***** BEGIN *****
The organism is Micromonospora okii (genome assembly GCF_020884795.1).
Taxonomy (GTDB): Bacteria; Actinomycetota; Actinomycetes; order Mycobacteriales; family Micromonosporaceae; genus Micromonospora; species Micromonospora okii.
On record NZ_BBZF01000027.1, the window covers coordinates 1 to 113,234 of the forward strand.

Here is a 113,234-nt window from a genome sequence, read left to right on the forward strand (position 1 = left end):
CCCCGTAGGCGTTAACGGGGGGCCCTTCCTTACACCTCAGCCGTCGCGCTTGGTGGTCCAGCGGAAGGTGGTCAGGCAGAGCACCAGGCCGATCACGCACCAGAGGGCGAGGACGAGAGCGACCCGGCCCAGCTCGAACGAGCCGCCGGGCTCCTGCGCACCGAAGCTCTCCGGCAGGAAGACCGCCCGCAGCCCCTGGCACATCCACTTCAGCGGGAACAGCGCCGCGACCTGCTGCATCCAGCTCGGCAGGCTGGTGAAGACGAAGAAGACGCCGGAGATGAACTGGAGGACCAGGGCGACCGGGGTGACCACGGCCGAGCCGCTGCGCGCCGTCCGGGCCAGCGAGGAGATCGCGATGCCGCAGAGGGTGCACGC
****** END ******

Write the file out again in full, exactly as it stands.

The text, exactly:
The organism is Micromonospora okii (genome assembly GCF_020884795.1).
Taxonomy (GTDB): Bacteria; Actinomycetota; Actinomycetes; order Mycobacteriales; family Micromonosporaceae; genus Micromonospora; species Micromonospora okii.
On record NZ_BBZF01000027.1, the window covers coordinates 1 to 113,234 of the forward strand.

Here is a 113,234-nt window from a genome sequence, read left to right on the forward strand (position 1 = left end):
CCCCGTAGGCGTTAACGGGGGGCCCTTCCTTACACCTCAGCCGTCGCGCTTGGTGGTCCAGCGGAAGGTGGTCAGGCAGAGCACCAGGCCGATCACGCACCAGAGGGCGAGGACGAGAGCGACCCGGCCCAGCTCGAACGAGCCGCCGGGCTCCTGCGCACCGAAGCTCTCCGGCAGGAAGACCGCCCGCAGCCCCTGGCACATCCACTTCAGCGGGAACAGCGCCGCGACCTGCTGCATCCAGCTCGGCAGGCTGGTGAAGACGAAGAAGACGCCGGAGATGAACTGGAGGACCAGGGCGACCGGGGTGACCACGGCCGAGCCGCTGCGCGCCGTCCGGGCCAGCGAGGAGATCGCGATGCCGCAGAGGGTGCACGC